Two days ago the first Netherlands-based version of the world reknown TED (Technology Design Entertainment) conference was held in Amsterdam. A rich blend of dutch and international speakers covered a wide array of topics ranging from eg architecture, the produce made from pig ingredients, human fears, diversity to sustainability. And inspirational talks and ideas they brought!

TEDx as powerful platform?
As the TED motto rightly says, good ideas are ‘worth spreading’. However a platform for some of the brightest individuals on the planet to my mind is only as effective as the influence one is able to exert as a result of this meeting of the brains and minds. I am convinced that a great deal of valuable networking took place in Amsterdam, contact details were swapped via bluetooth and intentions for new or further collaboration were nurtured on the day of TEDx. Yet wouldn’t TEDx be even more powerful a platform if and when the best ideas on say sustainability would be taken to the next level by the TEDx audience? Here’s where social media could to my mind lend a helping hand.

Social Media around TEDxAms
A brief and pragmatic analysis of the buzz surrounding TEDx Amsterdam was conducted thanks to TED participants and fans using the hashtag #TEDxAms. The analysis was done one day after the event, just before midnight CET November 21st 2009. Some 2810 tweets were made on TEDxAms according to Tweetvolume. The average number of tweets per day according to TwitterVen amounted to 335 for TEDx Amsterdam, somewhat higher than the score for the NY-based event Web 2.0 expo #w2e but frankly speaking not a big difference[1]. The noise generated by a powerful crowd of 400+ TEDx attendees, augmented by their followers, friends and fans objectively could be a lot higher than this. Yet one could argue, quality matters more than quantity. Browsing through the word cloud and some TEDx tweets, it becomes apparent that the majority of tweets either praise the TEDx organisation, reconfirm their happiness with attending the inspiring event or indicate their favourite speaker(s). Using Twitter StreamGraphs and screening for the last 1,000 tweets on TEDxAms, this picture is reconfirmed.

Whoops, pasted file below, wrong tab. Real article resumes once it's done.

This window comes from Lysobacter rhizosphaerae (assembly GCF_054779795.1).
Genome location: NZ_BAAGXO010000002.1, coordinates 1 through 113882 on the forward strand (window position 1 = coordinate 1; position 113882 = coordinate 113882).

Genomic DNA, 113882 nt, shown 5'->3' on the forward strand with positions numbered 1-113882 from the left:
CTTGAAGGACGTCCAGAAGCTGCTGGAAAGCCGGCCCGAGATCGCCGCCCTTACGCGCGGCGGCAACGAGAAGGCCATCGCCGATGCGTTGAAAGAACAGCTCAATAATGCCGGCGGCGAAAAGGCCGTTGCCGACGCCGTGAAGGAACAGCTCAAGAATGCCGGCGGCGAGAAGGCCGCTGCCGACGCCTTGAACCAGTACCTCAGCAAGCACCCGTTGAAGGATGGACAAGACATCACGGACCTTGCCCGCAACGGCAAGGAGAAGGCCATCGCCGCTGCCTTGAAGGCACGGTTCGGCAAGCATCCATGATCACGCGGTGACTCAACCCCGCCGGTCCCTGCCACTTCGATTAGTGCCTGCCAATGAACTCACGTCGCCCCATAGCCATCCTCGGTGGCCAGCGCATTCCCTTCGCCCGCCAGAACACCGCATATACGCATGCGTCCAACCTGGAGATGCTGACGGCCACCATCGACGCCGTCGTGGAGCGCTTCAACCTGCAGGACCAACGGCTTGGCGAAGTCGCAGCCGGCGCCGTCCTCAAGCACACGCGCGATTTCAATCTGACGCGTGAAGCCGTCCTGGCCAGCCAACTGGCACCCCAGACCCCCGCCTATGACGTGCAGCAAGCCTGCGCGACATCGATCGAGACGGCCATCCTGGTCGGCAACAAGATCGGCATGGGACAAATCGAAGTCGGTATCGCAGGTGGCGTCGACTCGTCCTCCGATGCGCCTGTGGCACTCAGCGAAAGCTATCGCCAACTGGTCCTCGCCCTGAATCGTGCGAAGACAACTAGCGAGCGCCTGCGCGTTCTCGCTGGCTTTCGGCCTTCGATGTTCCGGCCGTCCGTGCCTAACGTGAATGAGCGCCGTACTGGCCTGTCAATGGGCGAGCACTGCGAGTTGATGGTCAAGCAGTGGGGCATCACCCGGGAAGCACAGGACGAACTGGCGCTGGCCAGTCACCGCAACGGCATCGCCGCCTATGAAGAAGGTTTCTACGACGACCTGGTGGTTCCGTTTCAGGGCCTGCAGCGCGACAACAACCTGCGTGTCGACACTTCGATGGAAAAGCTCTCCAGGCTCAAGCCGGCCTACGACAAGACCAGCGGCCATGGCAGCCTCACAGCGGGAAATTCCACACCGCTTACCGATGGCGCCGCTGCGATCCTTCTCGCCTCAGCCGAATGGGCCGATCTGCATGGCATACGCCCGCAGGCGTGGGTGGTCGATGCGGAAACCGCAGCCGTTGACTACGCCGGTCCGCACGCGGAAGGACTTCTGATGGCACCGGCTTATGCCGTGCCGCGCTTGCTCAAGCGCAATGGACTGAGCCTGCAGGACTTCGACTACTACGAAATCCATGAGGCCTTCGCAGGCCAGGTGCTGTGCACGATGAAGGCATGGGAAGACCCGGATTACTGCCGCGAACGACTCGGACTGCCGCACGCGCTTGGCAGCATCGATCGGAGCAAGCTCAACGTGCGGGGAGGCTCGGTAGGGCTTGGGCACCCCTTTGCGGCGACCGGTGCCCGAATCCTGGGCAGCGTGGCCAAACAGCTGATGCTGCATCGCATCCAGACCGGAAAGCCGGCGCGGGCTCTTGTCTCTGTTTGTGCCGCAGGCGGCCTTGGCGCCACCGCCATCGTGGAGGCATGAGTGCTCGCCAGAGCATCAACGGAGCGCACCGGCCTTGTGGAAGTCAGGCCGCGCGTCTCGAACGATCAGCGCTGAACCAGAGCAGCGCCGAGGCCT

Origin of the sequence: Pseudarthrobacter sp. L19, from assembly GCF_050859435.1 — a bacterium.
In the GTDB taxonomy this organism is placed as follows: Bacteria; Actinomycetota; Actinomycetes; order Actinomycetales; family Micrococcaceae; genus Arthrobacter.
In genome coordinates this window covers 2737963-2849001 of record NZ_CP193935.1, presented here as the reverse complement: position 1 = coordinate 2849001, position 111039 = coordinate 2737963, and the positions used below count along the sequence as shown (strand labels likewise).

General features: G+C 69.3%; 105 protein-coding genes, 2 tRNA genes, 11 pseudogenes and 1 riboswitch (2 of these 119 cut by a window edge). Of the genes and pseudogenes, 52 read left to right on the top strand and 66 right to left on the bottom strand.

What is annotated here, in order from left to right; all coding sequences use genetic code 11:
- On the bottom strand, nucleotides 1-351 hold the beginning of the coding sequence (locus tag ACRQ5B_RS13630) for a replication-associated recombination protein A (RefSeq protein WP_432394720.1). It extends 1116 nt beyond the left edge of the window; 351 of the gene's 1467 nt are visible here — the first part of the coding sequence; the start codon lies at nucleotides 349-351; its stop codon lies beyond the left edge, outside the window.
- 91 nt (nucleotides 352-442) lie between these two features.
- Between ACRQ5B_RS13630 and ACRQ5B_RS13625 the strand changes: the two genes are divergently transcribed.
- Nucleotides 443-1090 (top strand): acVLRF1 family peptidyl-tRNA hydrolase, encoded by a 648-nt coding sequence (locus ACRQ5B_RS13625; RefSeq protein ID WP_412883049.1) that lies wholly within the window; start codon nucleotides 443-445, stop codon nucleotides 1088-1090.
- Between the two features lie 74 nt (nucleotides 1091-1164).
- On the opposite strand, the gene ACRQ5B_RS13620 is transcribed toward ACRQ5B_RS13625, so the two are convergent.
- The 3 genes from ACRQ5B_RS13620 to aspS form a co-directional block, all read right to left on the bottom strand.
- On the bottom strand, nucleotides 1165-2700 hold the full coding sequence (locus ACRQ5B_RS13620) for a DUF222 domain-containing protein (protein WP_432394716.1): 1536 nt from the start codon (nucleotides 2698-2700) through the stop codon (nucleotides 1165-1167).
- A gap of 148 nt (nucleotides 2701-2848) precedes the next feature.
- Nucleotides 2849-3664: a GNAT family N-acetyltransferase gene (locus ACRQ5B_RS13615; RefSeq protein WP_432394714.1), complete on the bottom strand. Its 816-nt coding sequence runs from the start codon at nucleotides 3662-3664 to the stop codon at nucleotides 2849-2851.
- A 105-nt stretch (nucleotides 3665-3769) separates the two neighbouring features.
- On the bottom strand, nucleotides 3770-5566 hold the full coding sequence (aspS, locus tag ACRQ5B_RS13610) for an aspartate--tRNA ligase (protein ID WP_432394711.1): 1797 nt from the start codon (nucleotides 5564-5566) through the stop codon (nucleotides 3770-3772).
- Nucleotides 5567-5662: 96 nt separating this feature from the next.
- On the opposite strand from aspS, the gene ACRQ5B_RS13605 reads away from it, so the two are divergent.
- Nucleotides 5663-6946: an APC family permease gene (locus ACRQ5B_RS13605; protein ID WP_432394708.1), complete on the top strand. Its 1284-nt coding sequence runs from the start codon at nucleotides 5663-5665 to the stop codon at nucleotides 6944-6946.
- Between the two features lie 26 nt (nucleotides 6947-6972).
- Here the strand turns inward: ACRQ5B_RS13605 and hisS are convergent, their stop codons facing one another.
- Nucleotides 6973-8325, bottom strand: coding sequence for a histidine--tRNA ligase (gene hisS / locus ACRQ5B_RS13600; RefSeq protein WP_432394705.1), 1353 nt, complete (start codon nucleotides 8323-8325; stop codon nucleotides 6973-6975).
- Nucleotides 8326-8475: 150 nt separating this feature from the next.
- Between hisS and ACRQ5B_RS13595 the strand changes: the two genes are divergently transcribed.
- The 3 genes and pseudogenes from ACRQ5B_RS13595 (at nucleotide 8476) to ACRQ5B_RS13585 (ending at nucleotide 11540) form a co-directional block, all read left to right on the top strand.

Leveraging social media as catalyst for influence
First of all why not limit the number of TEDx topics and speakers? Or swap the tail-end programme on TEDxUniversity dubbed by speaker @earlybird44 as an afterthought for further in-depth review of the content already on the table? The time won could then be re-allocated to have the TEDx attendees as well as other TED fans around the globe vote realtime and online for the best idea, and have them add their suggestions, contacts and tips as to how to make that best and brightest idea come to fruition. Crowdsourcing then would become a powerful instrument to refining both the best idea and moreover its deployment. Furthermore, assuming the power of social media is better leveraged one could use both the amount of votes for the best idea as well as the general buzz around TEDx to bring to the attention of decision makers or politicians that actually will be discussing next steps on that topic. The ROI/ Return on Ideas would surely benefit. With future TEDx events elsewhere and in Rotterdam, Netherlands coming up, please share your ideas and builds on Twitter or as comment to this blogged line of thought.

 

 


[1] PS Not significantly different/ higher from the combination ‘Frans, Verjaardag (dutch for birthday), Nederland (Netherlands)’ checking the amount of buzz surrounding my father’s 74th birthday yesterday November 21st. That combination’s score amounted to respectively 278, 747 and 2645 tweets ;-).